Most times, the persons at the receiving end of racism or racial attack are powerless and unable to fight back. Those who can, especially if it’s a case of verbal attack or name calling, usually return the abusive language, name or, better still, invent their own equally derogatory term.  For example, a white man calls you a “monkey” and you call him a “pig” and the story ends there – no winner no loser!

John Ampofo

John Ampofo

But Ghanaian-born John Ampofo had a different mindset and understanding of racism. Therefore, he responded to racism on a London underground train in an unusual way.  Face2Face chatted with Ampofo at a restaurant in east London. Here is his story.

It was a cold Winter morning and Ampofo was going home from work. Black and White was the last thing on his mind as he got on the Jubilee Line with dozens of other commuters and night workers, most of them struggling with sleep. A professional biology teacher, Ampofo had migrated to the UK as most Africans in search of a better life, and had just closed from his daunting night job as a security guard and heading home.

Shivering with cold even in a sweater, Jacket and coat, Ampofo located an empty seat at the far end of the train and, hurriedly, went for it. Just as he was about to sit, a white man next to him, jumped up from his own seat and muttered angrily, “you monkey!” and literally fled.

Surprised but not embarrassed, the tired Ampofo, a tall personable science tutor, looked the racist squarely in the face and replied:  “For the first time, you’re seeing a monkey speaking laconic English and one without a prehensile tail.”

Unknown to Ampofo, another white man, a potential employer, was watching keenly.  His intelligent remark caught him and he exclaimed, “oh, you’re learned!”  The impressed observer requested for Ampofo’s telephone number and followed it up with a call and later, a job-offer.

“That was how I got my first teaching appointment,” Ampofo, who has been in the UK for over 15 years, told Face2 Face.

That experience ended Ampofo’s ordeal as a security guard and brought him back into the classroom as a science teacher. He taught in the college for several years and later founded his own school. He shared his experiences as a teacher in a foreign land, and compared it with his challenges back home.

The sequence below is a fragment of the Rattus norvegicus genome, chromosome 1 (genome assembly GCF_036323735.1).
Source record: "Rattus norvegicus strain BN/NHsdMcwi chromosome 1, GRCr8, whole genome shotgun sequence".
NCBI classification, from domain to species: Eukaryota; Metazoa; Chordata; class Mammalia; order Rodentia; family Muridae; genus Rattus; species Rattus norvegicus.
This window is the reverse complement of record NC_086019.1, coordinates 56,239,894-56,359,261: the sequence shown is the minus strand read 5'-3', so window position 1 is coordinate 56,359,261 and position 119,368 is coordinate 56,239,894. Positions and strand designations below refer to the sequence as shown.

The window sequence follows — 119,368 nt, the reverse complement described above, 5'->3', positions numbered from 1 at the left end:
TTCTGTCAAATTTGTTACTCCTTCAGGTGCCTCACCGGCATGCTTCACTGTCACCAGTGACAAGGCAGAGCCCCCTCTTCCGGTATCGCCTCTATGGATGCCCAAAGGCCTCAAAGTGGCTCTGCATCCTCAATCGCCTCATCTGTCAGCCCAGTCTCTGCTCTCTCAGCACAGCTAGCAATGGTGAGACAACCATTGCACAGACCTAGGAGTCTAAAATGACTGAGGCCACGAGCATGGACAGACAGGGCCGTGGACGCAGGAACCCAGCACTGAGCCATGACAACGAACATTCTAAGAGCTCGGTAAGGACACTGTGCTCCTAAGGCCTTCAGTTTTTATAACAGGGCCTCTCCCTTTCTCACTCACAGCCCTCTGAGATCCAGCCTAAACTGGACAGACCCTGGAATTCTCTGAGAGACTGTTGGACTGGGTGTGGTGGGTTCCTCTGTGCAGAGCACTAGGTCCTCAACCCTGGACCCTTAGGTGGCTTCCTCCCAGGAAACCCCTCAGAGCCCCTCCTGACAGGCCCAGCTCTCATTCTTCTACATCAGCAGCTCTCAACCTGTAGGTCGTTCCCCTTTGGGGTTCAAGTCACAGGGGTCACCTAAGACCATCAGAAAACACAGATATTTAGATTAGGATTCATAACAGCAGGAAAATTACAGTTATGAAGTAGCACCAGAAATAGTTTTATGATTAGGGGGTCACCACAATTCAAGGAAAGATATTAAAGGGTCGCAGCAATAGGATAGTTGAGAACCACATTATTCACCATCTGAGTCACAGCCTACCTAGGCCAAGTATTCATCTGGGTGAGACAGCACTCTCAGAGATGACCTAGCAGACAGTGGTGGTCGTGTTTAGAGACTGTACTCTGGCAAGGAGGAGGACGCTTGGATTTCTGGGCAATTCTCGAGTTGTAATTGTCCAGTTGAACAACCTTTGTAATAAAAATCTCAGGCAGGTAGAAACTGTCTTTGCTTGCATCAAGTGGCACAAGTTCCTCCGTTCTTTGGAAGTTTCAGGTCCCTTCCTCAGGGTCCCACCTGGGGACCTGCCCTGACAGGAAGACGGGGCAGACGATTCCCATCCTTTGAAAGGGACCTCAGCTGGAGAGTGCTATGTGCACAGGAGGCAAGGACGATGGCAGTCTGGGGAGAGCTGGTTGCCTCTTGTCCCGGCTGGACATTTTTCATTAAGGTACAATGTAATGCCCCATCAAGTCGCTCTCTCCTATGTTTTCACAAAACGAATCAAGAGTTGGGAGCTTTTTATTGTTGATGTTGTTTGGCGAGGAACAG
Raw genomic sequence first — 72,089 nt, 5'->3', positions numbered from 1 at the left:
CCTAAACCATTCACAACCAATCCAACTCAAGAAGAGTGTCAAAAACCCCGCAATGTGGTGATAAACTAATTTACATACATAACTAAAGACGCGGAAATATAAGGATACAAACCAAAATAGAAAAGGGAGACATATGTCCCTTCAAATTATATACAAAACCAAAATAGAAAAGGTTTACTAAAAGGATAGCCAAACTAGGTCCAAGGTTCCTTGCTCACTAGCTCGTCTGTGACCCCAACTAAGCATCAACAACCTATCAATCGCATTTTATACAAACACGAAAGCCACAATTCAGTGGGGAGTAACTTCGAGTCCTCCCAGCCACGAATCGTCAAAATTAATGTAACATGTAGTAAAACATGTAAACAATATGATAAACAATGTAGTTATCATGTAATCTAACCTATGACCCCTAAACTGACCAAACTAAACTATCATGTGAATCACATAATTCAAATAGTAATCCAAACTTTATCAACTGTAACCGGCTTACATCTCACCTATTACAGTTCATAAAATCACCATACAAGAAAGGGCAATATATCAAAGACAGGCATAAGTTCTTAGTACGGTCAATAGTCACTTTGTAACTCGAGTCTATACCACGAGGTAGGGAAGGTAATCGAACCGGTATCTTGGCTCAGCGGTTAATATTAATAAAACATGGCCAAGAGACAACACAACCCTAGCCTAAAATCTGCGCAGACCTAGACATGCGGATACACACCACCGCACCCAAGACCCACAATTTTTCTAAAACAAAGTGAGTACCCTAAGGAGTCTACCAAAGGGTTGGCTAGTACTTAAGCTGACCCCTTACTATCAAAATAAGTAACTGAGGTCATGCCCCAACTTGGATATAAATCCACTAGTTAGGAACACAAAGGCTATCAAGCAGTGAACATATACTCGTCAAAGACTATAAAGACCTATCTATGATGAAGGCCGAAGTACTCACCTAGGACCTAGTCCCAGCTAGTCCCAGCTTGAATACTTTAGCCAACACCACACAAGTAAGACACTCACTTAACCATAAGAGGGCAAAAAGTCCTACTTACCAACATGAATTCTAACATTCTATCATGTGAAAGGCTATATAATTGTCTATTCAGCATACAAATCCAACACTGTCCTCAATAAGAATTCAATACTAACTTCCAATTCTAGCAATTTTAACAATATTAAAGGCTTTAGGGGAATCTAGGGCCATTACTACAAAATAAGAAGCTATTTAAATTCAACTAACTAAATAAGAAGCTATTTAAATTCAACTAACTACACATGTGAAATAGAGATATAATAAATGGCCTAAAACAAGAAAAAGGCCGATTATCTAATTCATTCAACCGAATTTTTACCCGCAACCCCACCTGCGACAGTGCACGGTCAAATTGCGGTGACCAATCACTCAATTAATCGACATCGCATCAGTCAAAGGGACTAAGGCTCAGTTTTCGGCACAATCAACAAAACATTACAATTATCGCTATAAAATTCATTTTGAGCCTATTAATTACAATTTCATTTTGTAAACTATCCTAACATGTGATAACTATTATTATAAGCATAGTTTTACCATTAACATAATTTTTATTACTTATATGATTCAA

“The school system here is very good compared to home but the point is they give students so much room and freedom. You end up as a teacher doing classroom management. In fact, I spent a good 80 per cent of my time in doing classroom management – getting students to settle down and listen in class.  They’re on their I Pads, I Phones and BBs – pinging, blinging and blogging. It takes time to get them to settle down,” he explained, shaking his head.

“It is a multi-cultural society where you have Indians, Chinese and others, and everybody is talking at the same time.  It means that in the classroom, the Indians are talking, the Chinese are talking, and everybody is talking and doing their own thing. You live in a diverse environment and the school system is diverse. You need to understand everybody’s culture. What you consider a taboo in Africa may be an accepted way of life elsewhere so you have to understand that. As a black African teacher, you need to learn the culture of the average person in order to adapt,” said Ampofo, who has now left teaching.

In Ghana, Nigeria, and most of Africa, for example, the use of the left hand is derogatory. A student may not raise the left hand to answer a question. But put that to an Indian or Chinese student in Ampofo’s multi-cultural school and the teacher would have to answer a barrage of questions to explain the ‘why?’ and ‘why not’.  Racial discrimination is also not strange in such classrooms, although the school system has laws against it.

“One day an Indian student referred to me as, ‘you black African,’ Ampofo recalled, “I didn’t want to do anything because he was my student but he later came back to apologise.  We have a procedure in the school system – if you are treated unfairly or abused by teacher or student, you should report to your head of department. But sometimes you don’t want to go through all that – But you have to have a big heart to stomach all that nonsense,” he added.

Notwithstanding, the school system is properly run and managed by experts and teachers earn their keep.

“There is a quality department that monitors your scheme of work, your delivery and can come for inspection unannounced. So, you have to be prepared. You don’t come to class and rattle and go home,” Ampofo said.